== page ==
February 27, 2019

DISPATCHES FROM THE MUSEUM OF MODERN DUNNING-KRUGER EFFECT:

● Shot:

All these years, along with countless kindred souls, I am certain, I had made my way into the galleries of Upper Madison and Lower Soho and the Art Gildo Midway of Fifty-seventh Street, and into the museums, into the Modern, the Whitney, and the Guggenheim, the Bastard Bauhaus, the New Brutalist, and the Fountainhead Baroque, into the lowliest storefront churches and grandest Robber Baronial temples of Modernism. All these years I, like so many others, had stood in front of a thousand, two thousand, God-knows-how-many thousand Pollocks, de Koonings, Newmans, Nolands, Rothkos, Rauschenbergs, Judds, Johnses, Olitskis, Louises, Stills, Franz Klines, Frankenthalers, Kellys, and Frank Stellas, now squinting, now popping the eye sockets open, now drawing back, now moving closer — waiting, waiting, forever waiting for … it… for it to come into focus, namely, the visual reward (for so much effort) which must be there, which everyone (tout le monde) knew to be there— waiting for something to radiate directly from the paintings on these invariably pure white walls, in this room, in this moment, into my own optic chiasma. All these years, in short, I had assumed that in art, if nowhere else, seeing is believing. Well — how very shortsighted! Now, at last, on April 28, 1974, I could see. I had gotten it backward all along. Not “seeing is believing,” you ninny, but “believing is seeing,” for Modern Art has become completely literary: the paintings and other works exist only to illustrate the text.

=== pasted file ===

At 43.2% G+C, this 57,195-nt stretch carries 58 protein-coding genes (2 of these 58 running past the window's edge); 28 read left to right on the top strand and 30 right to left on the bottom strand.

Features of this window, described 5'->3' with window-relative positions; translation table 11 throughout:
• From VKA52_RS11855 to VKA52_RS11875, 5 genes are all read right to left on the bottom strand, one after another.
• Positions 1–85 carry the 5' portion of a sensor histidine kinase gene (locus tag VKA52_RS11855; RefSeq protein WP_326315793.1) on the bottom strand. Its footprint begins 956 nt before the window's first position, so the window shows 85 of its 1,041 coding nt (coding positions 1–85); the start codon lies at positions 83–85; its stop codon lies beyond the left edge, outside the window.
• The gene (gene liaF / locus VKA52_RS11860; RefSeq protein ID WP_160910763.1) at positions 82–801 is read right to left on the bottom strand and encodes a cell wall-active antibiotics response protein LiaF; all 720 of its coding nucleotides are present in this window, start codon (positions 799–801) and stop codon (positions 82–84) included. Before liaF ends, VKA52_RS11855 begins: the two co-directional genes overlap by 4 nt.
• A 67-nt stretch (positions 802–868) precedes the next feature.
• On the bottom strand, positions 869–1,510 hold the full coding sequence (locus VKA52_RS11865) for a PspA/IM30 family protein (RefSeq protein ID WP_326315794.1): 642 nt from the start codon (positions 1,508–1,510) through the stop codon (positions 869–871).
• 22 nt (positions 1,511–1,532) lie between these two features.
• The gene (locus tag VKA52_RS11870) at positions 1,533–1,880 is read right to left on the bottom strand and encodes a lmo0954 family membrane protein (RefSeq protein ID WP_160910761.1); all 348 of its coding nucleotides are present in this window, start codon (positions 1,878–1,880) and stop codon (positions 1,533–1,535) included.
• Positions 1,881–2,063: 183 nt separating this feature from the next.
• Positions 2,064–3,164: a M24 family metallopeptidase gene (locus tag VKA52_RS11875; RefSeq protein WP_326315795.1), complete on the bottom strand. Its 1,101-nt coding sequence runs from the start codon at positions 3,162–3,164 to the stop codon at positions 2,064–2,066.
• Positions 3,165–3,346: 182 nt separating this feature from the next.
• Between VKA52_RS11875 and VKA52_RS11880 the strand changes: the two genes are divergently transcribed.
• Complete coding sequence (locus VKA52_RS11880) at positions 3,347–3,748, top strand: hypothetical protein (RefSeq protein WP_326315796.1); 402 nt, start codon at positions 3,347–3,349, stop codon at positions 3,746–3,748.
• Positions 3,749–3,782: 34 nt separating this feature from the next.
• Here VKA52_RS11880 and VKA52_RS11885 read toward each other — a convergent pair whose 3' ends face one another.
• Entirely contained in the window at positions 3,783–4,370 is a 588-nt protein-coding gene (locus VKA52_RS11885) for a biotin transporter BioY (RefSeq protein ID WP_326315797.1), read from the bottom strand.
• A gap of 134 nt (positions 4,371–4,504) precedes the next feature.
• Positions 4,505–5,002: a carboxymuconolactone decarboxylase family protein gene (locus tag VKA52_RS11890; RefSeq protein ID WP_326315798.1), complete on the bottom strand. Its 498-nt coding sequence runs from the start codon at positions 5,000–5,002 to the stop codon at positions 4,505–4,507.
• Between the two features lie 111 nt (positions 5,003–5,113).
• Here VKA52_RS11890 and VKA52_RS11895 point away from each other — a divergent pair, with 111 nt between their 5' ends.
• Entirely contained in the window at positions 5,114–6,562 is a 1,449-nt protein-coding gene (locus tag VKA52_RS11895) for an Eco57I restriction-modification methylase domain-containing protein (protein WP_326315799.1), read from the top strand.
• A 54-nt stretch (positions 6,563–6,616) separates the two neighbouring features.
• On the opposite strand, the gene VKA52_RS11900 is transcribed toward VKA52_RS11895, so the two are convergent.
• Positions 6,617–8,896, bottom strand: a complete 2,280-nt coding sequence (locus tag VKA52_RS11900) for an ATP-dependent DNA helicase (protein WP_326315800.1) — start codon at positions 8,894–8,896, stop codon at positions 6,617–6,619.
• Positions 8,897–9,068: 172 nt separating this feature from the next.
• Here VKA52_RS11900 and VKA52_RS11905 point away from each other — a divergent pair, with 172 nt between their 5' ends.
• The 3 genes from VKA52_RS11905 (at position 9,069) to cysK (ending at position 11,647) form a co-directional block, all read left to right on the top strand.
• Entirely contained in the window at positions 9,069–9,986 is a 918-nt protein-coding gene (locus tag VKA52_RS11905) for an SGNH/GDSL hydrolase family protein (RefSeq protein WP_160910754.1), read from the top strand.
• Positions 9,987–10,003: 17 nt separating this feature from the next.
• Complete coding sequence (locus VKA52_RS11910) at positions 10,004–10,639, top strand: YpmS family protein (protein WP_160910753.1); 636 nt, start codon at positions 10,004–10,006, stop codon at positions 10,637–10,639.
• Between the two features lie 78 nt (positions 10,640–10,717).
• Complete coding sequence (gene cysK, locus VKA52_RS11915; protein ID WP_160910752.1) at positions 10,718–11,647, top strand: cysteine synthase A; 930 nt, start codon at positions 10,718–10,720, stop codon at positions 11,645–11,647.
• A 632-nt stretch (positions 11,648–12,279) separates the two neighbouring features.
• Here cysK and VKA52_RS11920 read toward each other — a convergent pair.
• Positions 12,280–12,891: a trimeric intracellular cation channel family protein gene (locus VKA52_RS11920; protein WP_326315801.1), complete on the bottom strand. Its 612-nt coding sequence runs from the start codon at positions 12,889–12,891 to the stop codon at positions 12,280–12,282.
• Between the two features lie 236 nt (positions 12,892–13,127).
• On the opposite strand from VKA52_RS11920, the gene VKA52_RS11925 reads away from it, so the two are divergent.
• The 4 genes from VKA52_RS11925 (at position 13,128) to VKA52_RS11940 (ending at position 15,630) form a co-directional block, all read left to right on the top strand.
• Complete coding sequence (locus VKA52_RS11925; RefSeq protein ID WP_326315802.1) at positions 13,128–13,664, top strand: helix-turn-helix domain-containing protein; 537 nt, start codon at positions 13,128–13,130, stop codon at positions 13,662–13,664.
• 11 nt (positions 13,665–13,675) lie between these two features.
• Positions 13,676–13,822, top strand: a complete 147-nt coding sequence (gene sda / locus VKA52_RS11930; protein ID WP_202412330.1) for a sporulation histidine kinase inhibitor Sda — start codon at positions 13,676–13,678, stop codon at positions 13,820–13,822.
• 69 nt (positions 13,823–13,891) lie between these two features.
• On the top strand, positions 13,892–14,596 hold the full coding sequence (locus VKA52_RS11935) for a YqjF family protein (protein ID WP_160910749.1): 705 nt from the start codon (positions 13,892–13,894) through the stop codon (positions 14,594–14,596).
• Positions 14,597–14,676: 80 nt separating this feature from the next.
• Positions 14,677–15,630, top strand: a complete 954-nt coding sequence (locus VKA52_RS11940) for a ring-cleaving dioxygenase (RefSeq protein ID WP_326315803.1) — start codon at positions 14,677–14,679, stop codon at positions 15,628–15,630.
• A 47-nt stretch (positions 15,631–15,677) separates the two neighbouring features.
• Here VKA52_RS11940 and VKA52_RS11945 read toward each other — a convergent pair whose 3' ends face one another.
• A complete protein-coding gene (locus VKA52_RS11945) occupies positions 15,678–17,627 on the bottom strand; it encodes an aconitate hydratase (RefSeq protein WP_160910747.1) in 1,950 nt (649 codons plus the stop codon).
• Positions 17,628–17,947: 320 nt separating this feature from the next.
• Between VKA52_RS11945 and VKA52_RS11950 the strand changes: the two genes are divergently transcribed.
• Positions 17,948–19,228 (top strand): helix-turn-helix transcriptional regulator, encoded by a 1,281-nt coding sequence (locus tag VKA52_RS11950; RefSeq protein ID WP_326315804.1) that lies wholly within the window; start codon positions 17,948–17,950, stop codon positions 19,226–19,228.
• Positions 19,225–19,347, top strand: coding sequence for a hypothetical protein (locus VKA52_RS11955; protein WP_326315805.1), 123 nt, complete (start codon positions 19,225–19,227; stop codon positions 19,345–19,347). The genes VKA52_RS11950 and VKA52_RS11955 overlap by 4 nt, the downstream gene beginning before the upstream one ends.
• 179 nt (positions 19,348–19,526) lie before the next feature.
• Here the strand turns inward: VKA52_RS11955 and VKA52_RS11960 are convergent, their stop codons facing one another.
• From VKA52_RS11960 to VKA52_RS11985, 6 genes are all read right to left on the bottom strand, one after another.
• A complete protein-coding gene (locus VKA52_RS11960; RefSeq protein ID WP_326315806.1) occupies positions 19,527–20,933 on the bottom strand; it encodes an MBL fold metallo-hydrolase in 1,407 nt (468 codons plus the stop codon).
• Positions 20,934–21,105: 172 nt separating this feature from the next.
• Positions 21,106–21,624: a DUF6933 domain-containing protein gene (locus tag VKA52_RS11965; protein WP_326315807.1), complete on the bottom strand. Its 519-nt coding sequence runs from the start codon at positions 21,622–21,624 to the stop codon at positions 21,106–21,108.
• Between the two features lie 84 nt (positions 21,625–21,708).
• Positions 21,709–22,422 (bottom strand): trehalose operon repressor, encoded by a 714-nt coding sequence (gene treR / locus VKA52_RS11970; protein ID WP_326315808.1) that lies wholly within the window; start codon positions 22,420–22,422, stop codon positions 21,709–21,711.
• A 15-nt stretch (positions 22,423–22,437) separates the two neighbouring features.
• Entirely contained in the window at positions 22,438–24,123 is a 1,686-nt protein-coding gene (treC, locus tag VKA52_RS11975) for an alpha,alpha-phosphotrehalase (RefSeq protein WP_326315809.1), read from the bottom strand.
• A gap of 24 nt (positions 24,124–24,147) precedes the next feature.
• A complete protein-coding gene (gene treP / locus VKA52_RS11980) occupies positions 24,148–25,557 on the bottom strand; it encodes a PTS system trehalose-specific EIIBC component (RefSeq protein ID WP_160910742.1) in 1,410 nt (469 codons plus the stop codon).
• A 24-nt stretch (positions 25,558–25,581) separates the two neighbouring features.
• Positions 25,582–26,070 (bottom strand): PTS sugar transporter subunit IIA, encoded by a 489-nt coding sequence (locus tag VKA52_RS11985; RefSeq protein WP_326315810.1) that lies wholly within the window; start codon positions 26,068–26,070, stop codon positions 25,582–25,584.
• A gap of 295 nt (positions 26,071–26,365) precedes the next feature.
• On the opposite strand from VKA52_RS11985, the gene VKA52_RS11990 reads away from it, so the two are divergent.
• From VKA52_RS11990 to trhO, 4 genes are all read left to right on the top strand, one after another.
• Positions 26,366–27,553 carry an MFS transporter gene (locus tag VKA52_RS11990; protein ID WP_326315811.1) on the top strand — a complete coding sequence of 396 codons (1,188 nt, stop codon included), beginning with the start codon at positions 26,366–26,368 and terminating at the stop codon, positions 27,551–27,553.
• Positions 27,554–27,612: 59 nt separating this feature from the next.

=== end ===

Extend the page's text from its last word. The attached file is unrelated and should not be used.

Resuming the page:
—Tom Wolfe, The Painted Word, 1975.

● Chaser:

Do bear these things in mind as you thrill to the video embedded below, in which Ms Tsoli unleashes a fearless, selfless and terribly radical “intervention” at a crossing on Michigan Avenue, Chicago. Said intervention, titled Attempting to Reach Equilibrium in Times of Dystopia, is of course crammed with aesthetic value. A particular highlight occurs around 2:30 when a passing police car stops, resulting in a need to explain that what is happening is actually art.

—David Thompson, “The Dunning-Kruger Diaries, Part Two,” yesterday.

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